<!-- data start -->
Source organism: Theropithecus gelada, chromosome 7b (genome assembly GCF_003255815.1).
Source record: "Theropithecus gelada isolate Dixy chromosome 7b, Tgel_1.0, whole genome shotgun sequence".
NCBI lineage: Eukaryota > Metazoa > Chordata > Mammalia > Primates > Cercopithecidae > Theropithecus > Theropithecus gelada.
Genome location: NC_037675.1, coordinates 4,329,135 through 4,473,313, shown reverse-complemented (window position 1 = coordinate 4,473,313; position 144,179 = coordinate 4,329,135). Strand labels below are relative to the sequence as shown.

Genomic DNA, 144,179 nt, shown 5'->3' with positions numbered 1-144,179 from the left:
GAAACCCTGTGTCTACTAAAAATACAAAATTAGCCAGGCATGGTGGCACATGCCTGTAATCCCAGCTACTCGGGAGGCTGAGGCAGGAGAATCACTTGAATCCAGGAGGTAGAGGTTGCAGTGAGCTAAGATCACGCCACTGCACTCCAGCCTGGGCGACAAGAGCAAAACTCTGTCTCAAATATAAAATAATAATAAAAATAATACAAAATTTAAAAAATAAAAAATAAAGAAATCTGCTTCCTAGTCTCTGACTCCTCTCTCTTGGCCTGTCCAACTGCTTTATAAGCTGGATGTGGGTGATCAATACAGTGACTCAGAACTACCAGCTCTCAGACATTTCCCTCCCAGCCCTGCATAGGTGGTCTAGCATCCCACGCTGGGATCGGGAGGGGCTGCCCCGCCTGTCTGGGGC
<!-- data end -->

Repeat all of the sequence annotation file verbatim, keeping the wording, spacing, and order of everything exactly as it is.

Source organism: Theropithecus gelada, chromosome 7b (genome assembly GCF_003255815.1).
Source record: "Theropithecus gelada isolate Dixy chromosome 7b, Tgel_1.0, whole genome shotgun sequence".
NCBI lineage: Eukaryota > Metazoa > Chordata > Mammalia > Primates > Cercopithecidae > Theropithecus > Theropithecus gelada.
Genome location: NC_037675.1, coordinates 4,329,135 through 4,473,313, shown reverse-complemented (window position 1 = coordinate 4,473,313; position 144,179 = coordinate 4,329,135). Strand labels below are relative to the sequence as shown.

Genomic DNA, 144,179 nt, shown 5'->3' with positions numbered 1-144,179 from the left:
GAAACCCTGTGTCTACTAAAAATACAAAATTAGCCAGGCATGGTGGCACATGCCTGTAATCCCAGCTACTCGGGAGGCTGAGGCAGGAGAATCACTTGAATCCAGGAGGTAGAGGTTGCAGTGAGCTAAGATCACGCCACTGCACTCCAGCCTGGGCGACAAGAGCAAAACTCTGTCTCAAATATAAAATAATAATAAAAATAATACAAAATTTAAAAAATAAAAAATAAAGAAATCTGCTTCCTAGTCTCTGACTCCTCTCTCTTGGCCTGTCCAACTGCTTTATAAGCTGGATGTGGGTGATCAATACAGTGACTCAGAACTACCAGCTCTCAGACATTTCCCTCCCAGCCCTGCATAGGTGGTCTAGCATCCCACGCTGGGATCGGGAGGGGCTGCCCCGCCTGTCTGGGGC